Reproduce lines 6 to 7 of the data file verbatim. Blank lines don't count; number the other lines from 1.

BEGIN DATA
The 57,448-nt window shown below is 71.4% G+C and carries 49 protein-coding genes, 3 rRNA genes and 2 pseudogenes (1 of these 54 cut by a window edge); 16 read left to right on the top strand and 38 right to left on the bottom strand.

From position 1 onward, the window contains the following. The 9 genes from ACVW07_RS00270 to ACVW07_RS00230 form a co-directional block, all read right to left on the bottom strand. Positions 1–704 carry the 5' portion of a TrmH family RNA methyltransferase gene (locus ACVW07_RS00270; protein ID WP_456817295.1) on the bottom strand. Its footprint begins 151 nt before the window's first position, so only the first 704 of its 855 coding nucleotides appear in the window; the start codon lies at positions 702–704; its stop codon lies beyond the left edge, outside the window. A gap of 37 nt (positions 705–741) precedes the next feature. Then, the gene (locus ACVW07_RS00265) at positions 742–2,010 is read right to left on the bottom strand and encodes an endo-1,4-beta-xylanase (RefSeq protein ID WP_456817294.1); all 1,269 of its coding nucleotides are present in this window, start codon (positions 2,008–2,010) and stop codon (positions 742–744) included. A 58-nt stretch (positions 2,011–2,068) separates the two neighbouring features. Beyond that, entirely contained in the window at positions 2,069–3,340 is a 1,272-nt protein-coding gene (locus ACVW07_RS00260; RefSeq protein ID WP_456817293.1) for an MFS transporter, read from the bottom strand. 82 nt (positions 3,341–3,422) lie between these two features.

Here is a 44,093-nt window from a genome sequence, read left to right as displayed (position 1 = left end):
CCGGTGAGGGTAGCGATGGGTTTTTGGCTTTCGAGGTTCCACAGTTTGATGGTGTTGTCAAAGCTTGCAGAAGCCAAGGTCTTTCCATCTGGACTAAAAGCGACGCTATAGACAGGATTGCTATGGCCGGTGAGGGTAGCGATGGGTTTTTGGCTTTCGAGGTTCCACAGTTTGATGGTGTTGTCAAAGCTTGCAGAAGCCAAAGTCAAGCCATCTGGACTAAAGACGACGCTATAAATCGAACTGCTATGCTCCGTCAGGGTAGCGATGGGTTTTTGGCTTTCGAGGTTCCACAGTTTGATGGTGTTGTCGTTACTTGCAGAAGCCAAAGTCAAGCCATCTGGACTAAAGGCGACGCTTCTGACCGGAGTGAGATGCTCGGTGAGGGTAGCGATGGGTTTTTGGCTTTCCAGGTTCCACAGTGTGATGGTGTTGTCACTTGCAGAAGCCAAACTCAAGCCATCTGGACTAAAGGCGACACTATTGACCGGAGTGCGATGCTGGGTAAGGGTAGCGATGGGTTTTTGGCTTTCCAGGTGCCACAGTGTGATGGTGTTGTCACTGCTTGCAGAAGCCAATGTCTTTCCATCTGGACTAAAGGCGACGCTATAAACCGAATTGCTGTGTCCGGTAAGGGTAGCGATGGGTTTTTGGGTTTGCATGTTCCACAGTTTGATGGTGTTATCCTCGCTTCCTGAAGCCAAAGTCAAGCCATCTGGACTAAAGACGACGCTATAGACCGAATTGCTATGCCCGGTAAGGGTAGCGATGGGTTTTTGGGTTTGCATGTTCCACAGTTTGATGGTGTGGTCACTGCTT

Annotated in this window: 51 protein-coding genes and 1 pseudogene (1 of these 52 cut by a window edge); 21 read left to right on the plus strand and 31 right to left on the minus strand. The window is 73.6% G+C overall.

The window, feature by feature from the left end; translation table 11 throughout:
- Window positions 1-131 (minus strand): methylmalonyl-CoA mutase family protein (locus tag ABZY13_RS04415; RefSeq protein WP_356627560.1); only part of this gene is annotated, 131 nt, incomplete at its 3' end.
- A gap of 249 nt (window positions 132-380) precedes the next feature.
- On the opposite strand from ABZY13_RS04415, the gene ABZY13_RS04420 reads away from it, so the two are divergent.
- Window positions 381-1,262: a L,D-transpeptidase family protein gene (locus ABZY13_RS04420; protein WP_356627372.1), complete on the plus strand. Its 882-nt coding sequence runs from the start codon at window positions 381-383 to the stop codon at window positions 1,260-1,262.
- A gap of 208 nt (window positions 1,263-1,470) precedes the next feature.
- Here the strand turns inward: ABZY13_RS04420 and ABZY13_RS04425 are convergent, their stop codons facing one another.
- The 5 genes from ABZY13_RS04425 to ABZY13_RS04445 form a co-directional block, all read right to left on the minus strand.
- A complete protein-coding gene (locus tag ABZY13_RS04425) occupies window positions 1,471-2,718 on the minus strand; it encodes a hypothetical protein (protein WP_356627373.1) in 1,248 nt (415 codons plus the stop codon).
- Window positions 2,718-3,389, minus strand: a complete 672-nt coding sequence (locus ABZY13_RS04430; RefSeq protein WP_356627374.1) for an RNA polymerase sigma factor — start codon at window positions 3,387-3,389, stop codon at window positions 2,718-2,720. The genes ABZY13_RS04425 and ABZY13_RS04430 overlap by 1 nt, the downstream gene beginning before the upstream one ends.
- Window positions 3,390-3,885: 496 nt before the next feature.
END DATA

The window, feature by feature from the left end; translation table 11 throughout:
- Window positions 1-131 (minus strand): methylmalonyl-CoA mutase family protein (locus tag ABZY13_RS04415; RefSeq protein WP_356627560.1); only part of this gene is annotated, 131 nt, incomplete at its 3' end.